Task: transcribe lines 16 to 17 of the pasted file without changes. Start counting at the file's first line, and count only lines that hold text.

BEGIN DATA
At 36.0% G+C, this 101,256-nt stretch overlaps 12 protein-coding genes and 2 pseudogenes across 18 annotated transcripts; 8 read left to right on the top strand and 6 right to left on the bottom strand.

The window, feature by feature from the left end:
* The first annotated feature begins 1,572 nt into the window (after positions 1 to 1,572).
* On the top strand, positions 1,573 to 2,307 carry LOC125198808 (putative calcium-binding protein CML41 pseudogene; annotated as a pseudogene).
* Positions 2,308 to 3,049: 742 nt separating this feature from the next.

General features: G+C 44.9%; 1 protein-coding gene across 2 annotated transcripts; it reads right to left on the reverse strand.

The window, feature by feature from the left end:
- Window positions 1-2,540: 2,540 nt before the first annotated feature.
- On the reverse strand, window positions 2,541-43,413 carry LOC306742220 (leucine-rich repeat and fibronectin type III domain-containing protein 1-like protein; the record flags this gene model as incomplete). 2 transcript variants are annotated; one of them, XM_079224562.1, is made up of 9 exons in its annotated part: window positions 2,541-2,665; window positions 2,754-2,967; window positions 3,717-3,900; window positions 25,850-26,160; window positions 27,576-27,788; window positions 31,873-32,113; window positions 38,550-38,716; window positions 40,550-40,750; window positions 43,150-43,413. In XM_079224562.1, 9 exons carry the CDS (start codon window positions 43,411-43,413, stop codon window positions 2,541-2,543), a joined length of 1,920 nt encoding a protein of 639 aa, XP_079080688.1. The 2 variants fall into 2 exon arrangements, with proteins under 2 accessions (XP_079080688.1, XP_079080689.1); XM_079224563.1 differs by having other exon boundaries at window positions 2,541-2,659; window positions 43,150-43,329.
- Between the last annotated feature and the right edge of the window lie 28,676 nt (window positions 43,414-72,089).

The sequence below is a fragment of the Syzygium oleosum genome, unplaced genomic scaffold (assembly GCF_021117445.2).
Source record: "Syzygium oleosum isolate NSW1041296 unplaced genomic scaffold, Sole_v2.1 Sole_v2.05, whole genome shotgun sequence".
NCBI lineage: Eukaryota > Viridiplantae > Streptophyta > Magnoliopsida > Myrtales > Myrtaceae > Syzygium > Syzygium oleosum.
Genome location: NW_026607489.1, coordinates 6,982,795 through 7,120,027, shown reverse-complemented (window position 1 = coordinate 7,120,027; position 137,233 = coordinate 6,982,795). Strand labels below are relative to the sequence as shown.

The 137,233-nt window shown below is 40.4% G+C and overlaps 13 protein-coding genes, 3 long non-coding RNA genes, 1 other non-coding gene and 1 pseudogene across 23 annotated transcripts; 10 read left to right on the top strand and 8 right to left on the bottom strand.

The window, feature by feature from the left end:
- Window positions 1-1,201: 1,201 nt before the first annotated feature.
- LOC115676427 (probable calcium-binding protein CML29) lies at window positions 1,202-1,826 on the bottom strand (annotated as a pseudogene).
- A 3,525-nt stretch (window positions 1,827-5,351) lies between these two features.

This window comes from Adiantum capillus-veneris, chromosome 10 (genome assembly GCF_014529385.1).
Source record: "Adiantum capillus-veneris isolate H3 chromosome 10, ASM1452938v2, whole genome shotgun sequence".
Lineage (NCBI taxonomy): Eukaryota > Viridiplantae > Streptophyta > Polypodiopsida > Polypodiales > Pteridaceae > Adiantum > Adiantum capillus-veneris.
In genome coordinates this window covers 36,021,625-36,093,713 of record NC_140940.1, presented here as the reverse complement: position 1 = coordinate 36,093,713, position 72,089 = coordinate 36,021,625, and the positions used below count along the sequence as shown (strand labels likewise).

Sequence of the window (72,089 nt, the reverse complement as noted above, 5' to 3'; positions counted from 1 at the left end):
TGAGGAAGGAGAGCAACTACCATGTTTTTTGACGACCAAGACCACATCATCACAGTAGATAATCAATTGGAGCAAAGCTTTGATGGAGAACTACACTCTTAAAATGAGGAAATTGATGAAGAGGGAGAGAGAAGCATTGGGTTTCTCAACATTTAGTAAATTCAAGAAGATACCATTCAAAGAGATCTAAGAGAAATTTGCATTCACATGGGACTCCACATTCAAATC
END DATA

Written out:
The window, feature by feature from the left end:
- Window positions 1-1,201: 1,201 nt before the first annotated feature.